Grade 1 'Lonely Security' team helps support classmates in need
Developing and maintaining a sense of community and belonging is an ongoing focus of the Personal and Social Education programme in the Infant School. On occasion children can feel isolated and find themselves with no one to play with. Some of the Grade 1 children noticed that this was happening and took action.
During their unit of study on Communities earlier this year, some students in Sally Nicholas’ Grade 1 class (1SNi) observed that some of their classmates appeared to be lonely at break times. They wanted to help these students. To determine how to do so, a major class inquiry unfolded. Students surveyed the children in the Infant School and analysed their data to determine whether there was a need to address the issue of loneliness. The data indicated ‘yes,’ so they moved forward with their ‘Lonely Security’ project.
The Lonely Security team aimed to help students in need during their playtime. To further the project, some of the children were interested in designing badges for the Lonely Security. The children in this group researched symbols and their importance and meaning to people within our community. They interviewed people in our school community, asking them, “If you created a symbol to represent you, what would it look like and what do the different parts mean?”
Through their interviews, they collected feedback such as:
“My symbol is a rainbow heart because I believe that all people should be included and loved and accepted for who they are.’’
“A sailing boat because it means I can be free to travel and go with the tide.”
These examples helped the children to understand that symbols held meaning and that their choice of design was important. A variety of ideas emerged, for example:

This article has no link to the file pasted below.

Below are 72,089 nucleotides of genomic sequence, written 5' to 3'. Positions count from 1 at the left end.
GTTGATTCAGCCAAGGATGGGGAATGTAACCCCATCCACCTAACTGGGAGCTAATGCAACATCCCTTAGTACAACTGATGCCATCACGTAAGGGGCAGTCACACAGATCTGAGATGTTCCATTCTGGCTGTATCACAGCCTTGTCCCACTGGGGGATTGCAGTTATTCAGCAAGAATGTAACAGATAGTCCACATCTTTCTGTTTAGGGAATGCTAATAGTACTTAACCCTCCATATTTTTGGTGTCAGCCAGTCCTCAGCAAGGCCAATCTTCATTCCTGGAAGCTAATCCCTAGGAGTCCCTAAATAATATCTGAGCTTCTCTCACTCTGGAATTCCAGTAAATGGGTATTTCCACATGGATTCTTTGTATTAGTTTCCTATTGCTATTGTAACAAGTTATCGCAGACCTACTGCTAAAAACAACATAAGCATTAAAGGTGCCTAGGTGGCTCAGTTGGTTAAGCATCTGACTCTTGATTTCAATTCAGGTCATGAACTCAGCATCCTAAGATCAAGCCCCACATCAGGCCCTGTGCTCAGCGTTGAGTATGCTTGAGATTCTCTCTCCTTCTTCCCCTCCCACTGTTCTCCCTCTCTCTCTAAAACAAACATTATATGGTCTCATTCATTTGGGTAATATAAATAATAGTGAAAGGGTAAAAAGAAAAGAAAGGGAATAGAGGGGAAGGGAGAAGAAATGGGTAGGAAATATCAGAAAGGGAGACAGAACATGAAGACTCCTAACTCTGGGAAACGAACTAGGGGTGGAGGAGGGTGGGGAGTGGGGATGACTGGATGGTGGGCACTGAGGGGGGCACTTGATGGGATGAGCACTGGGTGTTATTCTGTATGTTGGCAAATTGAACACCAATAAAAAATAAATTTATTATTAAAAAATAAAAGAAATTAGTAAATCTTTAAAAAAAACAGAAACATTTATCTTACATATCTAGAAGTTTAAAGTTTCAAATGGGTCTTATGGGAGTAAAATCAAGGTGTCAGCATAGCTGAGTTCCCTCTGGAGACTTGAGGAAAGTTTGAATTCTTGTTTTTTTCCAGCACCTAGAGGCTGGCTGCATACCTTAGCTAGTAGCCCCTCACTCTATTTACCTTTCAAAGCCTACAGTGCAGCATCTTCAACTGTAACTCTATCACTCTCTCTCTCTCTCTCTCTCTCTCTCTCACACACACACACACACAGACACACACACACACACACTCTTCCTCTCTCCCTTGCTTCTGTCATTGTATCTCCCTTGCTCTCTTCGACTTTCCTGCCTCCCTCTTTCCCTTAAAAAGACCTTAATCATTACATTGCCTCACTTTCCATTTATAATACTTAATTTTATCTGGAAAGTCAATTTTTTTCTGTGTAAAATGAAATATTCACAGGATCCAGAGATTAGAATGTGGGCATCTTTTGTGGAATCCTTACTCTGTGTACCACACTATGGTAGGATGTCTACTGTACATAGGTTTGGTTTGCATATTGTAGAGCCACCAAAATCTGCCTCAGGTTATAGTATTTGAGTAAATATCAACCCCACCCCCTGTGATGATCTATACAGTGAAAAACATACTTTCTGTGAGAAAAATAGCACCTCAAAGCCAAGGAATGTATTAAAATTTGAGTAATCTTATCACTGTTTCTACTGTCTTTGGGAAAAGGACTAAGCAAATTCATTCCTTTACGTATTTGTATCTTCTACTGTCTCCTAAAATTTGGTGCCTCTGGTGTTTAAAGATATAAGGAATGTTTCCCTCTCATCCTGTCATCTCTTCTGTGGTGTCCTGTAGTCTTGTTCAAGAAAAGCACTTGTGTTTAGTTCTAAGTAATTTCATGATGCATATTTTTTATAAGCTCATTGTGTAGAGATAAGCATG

“I had lots of ideas for the badges. I thought we could do half a smiley face and half a sad face and then we could draw an arrow to the happy face."
Ultimately, the students selected the star as the main symbol for their badges because it is commonly associated with officers.
Other students involved themselves in Lonely Security by making posters to advertise the project. They had to make sure the images and text were fairly self-explanatory given the wide range of reading levels in the Infant School. Yet another group made notebooks which held ideas for games to suggest to the children who are lonely. They also created notebooks to record their observations while on 'duty’, and planned their next steps.
An important next step was to present to the Infant children during assembly, with their crafted scripts. This helped to get the word out. The children then took to the playground, badges on, to assist those in need of a helping hand.
‘Lonely Security’ is having great success and is now in its second term of operation. The Lonely Security has noticed a positive impact and they are seeing fewer students alone at break and play times.
It's been a powerful learning experience as the project gave the students an authentic lens which drove their own inquiry and incorporated literacy, mathematics, and design technology. Keep an eye out for these officers at a playground near you!